The vaudeville performance which the Laurier troupe has been putting on at the National Play house on Parliament Hill, is costly for the country. Ten thousand dollars a day or sixty thousand dollars for the week is the bill which the people of the Dominion will have to foot for the little game of politics which the Opposition has been staging for the first week in the opposition to the navy bill. That’s Liberal economy and loyalty everytime.
“Say, Mike, we overheard the Admiral trying to explain the need of that boundary bridge the other day and several took a hand in the debate.”
“Well, Pat, by what I see of the affair it is a fraud to take our taxes to build a bridge to accommodate one man and it on private property. He must have caught the rest of them napping to be able to carry such a measure.”
“Now, you’ve put your foot in it, Mike, sure. The Fork River Philosopher’s idea is to bridge the whole municipality and throw the dirt on top. Gee, what next.”
Rev. Dr. Page, travelling missionary for this diocese, held Communion and Baptismal service at All Saints’, Fork River, Winnipegosis and Sifton. There were large congregations at each service. The Rev. H.H. Scrase assisted.

1913 Mar 20 – Winnipegosis

Charles Johnson, of Makinak, was a visitor to Rev. Father Derome last week. He was much interested in his visit and inspected the hatchery on Snake Island, where he enjoyed himself. His father is interested in the management of a hatchery in Norway, Europe.

1913 Mar 20 – Winnipegosis

The ball in the Winnipegosis hotel on the 17th proves that the anniversary of St. Patrick is becoming very dear to the hearts of some, it being patronized by the elite, graced by those who love to trip the light fantastic, and enlivened by an appreciative crowd of onlookers. Many wore a souvenir badge supplied by willing workers of the W.A. and assistants. Fork River social element added materially to its success.
At the Christian League last Thursday Mr. Scott read a paper on “Commerce” touching on the German menace, that was worthy of a much larger crowd of understanding. He defined minutely the fundamental principles of commerce making it more interesting by apt illustrations, ably leading one’s interest up to appreciate the Empire’s present position. His reflections on England from Germany’s attitude served to illuminate her domain and in no way detracted from her greatness.
Mr. Mullens was the recipient of a handsome gift from his many friends in Winnipegosis last Wednesday evening as a token of their esteem and regret at his departure.
Mr. Hulme returns home for Easter holidays.
Mr. and Mrs. Clarkson are rejoicing in the possession of a young son, which was privileged to be baptized by the Rev. Dr. Page, archdeacon and general missioner of the diocese. A baptismal service was also held in the home of Mr. and Mrs. Walmsley on Sunday evening last.

Today in the Dauphin Herald – Mar 13 – 1913

1913 Mar 13 – Baran to Hang

Joh Baran, the man who shot Constable Rooke, was found guilty of the crime at the assizes and sentenced to be hanged on May 20th.

1913 Mar 13 – Fork River

Mr. W. King, County Master, returned form Winnipeg, where he attended as delegate the provincial Grand Orange Lodge of Manitoba.
Rev. H.H. Scrase was elected deputy grand chaplain for Dauphin country L.O.L.
John Clements spent a few days in Dauphin last week.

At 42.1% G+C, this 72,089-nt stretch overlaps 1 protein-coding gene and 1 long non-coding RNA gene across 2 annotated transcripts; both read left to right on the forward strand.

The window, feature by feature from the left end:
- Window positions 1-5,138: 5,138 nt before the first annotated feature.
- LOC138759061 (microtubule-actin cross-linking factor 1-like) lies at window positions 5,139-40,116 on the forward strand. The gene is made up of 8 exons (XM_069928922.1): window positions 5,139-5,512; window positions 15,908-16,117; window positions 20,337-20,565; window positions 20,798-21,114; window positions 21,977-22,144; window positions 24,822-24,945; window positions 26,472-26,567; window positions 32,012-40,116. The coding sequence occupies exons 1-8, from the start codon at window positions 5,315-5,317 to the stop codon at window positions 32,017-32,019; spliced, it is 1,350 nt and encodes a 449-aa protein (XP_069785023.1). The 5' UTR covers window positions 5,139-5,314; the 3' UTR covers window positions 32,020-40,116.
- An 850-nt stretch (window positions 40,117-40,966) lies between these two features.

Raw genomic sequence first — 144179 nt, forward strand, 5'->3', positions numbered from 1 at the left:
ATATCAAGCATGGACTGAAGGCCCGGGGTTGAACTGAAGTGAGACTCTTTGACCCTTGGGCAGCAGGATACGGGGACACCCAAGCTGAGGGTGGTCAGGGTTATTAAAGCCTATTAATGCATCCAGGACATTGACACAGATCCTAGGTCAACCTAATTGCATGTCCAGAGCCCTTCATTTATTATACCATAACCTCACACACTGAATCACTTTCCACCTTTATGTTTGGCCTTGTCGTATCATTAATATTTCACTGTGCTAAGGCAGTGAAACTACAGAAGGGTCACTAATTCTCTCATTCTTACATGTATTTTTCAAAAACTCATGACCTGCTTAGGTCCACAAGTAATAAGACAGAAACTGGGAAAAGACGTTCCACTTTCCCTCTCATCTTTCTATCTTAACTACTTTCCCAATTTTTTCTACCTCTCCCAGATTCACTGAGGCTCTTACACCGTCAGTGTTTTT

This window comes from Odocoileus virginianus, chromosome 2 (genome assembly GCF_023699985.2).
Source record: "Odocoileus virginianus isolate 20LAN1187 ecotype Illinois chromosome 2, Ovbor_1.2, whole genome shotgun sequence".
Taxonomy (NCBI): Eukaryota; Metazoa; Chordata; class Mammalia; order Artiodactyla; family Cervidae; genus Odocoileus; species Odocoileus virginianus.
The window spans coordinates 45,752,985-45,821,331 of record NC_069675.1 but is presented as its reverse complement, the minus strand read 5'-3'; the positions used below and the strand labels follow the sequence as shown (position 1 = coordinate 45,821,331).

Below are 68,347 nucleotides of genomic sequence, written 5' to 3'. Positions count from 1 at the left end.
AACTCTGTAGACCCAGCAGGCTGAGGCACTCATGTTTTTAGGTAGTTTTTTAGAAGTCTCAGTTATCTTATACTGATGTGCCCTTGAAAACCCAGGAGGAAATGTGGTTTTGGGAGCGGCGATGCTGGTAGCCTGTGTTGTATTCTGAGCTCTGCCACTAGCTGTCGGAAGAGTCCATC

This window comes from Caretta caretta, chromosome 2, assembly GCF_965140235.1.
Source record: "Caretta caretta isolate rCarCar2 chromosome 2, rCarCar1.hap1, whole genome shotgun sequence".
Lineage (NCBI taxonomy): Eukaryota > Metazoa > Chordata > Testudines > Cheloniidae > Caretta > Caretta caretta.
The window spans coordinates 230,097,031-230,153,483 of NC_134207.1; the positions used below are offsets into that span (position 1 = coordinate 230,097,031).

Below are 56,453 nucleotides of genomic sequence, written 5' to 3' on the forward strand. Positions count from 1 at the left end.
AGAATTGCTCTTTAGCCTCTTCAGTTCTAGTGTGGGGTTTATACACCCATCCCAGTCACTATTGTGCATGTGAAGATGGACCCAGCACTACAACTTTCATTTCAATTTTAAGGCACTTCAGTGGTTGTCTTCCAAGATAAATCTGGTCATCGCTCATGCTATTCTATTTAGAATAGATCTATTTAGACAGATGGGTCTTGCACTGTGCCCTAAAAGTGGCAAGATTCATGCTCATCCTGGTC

Everyone is busy trying to get their hauling done before the snow leaves us.
Dr. Page will hold baptismal and Communion services in All Saints’ Church, Fork River, at 2:45 o’clock next Sunday, the 16th March.
Mrs. W.R. Snelgrove returned from a visit to friends in Dauphin.
Miss Pearl Cooper left for Dauphin on a visit to friends.
D.F. Wilson has returned from the Brandon fair and reports a good time.
Mr. Vivian Hafenbrak has returned after spending a few days in Dauphin on important business.
We notice the Fork River correspondent in the Press has coupled the named of some of our esteemed citizens to his untruthful items the last two weeks. He must be hard up for news. But then he reminds us of the man who kept his spirits by pouring spirits down because he got pinched for keeping a pig within the two limits against the law. Take a tumbler, friend, and don’t be so anxious to use other people’s names.
Professor J. Robinson, who has been up the lake fishing all winter, has returned from Mafeking and is taking charge of the Fork River Quadrille club.
Rev. A.S. Wiley, rural dean of St. Paul’s Church, Dauphin, paid, Mr. H. Scrase a visit lately.

1913 Mar 13 – Winnipegosis

Rev. Dr. Page, of Winnipeg, is expected in town on the 16th to administer Holy Communion and baptismal services will also be held Sunday next, in the school house.
P. McArthur will be back shortly to town. Mrs. McArthur will probably remain in Winnipeg some time longer owing to having recently been suffering from a painful fall while south.
Mrs. Benoit, of Dauphin, who has been the guest of Mrs. Hall Burrell the past week, has returned home. Her visit was greatly enjoyed.
We’re glad to see Miss Evelyn Burrell looking well again, only minus roses. Get strong quick, Evelyn, there’s a good time coming.
Dr. Medd is rather a ? but confirms finally the fact that there are enigmatical people even here.
Mr. Scott says he would not have come to stay in this town but for its great attractions. Dear old, Winnipegosis! If we only had a daily train service.
St. Patrick’s anniversary will be celebrated by a ball in the Winnipegosis hotel.
The play, “when Greek meets Greek” is being practiced for the concert on the 28th promises to be exceptionally good.
A meeting of the W.A. will be held at the home of Mrs. Bradley on Friday evening.
Nearly all the families are down from the north end of the lake. Possibly about 20 people have yet to return. “Dad” Danby is as brisk as ever; a fine example of 70 years young.
The snow plough has made its best trip. It can transport 10 or 50 tons of fish on a single trip, and leaves the lake somewhat picturesque. A trip on a dog sled to Snake Island is fine and a visit to the hatchery most interesting.
Anyone keeping vigils now will have the dreamy canine cries as an accompaniment. ‘Tis a pity the dogs are not treated more as man’s true friends.